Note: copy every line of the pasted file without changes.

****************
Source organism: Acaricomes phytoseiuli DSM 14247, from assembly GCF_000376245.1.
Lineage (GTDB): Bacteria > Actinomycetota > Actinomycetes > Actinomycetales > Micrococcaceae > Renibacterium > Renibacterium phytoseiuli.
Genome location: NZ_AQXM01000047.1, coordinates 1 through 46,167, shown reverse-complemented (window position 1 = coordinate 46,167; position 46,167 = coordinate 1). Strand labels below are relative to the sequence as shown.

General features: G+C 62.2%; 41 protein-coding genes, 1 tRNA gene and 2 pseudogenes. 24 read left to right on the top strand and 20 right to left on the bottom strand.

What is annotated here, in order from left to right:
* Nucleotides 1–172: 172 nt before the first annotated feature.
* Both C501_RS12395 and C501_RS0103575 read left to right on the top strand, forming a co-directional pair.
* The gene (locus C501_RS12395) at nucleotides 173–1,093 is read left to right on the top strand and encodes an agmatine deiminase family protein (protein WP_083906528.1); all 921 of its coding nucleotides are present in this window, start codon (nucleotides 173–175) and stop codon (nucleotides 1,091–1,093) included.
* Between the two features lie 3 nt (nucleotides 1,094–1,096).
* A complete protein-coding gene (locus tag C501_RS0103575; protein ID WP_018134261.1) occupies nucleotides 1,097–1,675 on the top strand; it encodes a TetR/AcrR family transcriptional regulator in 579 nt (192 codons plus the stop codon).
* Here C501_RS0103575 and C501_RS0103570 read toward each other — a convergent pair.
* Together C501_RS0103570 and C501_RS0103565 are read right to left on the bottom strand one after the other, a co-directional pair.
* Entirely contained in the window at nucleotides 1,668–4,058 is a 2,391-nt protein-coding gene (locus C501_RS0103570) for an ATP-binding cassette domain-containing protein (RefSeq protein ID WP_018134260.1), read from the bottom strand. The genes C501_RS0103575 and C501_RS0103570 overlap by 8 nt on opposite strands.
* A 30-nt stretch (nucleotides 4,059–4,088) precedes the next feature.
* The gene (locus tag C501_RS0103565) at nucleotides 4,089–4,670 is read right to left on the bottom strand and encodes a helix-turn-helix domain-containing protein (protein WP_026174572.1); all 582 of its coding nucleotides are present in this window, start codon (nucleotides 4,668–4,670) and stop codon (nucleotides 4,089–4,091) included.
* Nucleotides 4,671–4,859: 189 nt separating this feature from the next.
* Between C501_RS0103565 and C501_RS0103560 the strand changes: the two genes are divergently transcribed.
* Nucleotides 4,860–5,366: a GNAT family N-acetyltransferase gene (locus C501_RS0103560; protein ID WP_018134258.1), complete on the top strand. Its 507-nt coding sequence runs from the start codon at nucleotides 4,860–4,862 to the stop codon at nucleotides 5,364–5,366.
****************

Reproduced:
Source organism: Acaricomes phytoseiuli DSM 14247, from assembly GCF_000376245.1.
Lineage (GTDB): Bacteria > Actinomycetota > Actinomycetes > Actinomycetales > Micrococcaceae > Renibacterium > Renibacterium phytoseiuli.
Genome location: NZ_AQXM01000047.1, coordinates 1 through 46,167, shown reverse-complemented (window position 1 = coordinate 46,167; position 46,167 = coordinate 1). Strand labels below are relative to the sequence as shown.

General features: G+C 62.2%; 41 protein-coding genes, 1 tRNA gene and 2 pseudogenes. 24 read left to right on the top strand and 20 right to left on the bottom strand.

What is annotated here, in order from left to right:
* Nucleotides 1–172: 172 nt before the first annotated feature.
* Both C501_RS12395 and C501_RS0103575 read left to right on the top strand, forming a co-directional pair.
* The gene (locus C501_RS12395) at nucleotides 173–1,093 is read left to right on the top strand and encodes an agmatine deiminase family protein (protein WP_083906528.1); all 921 of its coding nucleotides are present in this window, start codon (nucleotides 173–175) and stop codon (nucleotides 1,091–1,093) included.
* Between the two features lie 3 nt (nucleotides 1,094–1,096).
* A complete protein-coding gene (locus tag C501_RS0103575; protein ID WP_018134261.1) occupies nucleotides 1,097–1,675 on the top strand; it encodes a TetR/AcrR family transcriptional regulator in 579 nt (192 codons plus the stop codon).
* Here C501_RS0103575 and C501_RS0103570 read toward each other — a convergent pair.
* Together C501_RS0103570 and C501_RS0103565 are read right to left on the bottom strand one after the other, a co-directional pair.
* Entirely contained in the window at nucleotides 1,668–4,058 is a 2,391-nt protein-coding gene (locus C501_RS0103570) for an ATP-binding cassette domain-containing protein (RefSeq protein ID WP_018134260.1), read from the bottom strand. The genes C501_RS0103575 and C501_RS0103570 overlap by 8 nt on opposite strands.
* A 30-nt stretch (nucleotides 4,059–4,088) precedes the next feature.
* The gene (locus tag C501_RS0103565) at nucleotides 4,089–4,670 is read right to left on the bottom strand and encodes a helix-turn-helix domain-containing protein (protein WP_026174572.1); all 582 of its coding nucleotides are present in this window, start codon (nucleotides 4,668–4,670) and stop codon (nucleotides 4,089–4,091) included.
* Nucleotides 4,671–4,859: 189 nt separating this feature from the next.
* Between C501_RS0103565 and C501_RS0103560 the strand changes: the two genes are divergently transcribed.
* Nucleotides 4,860–5,366: a GNAT family N-acetyltransferase gene (locus C501_RS0103560; protein ID WP_018134258.1), complete on the top strand. Its 507-nt coding sequence runs from the start codon at nucleotides 4,860–4,862 to the stop codon at nucleotides 5,364–5,366.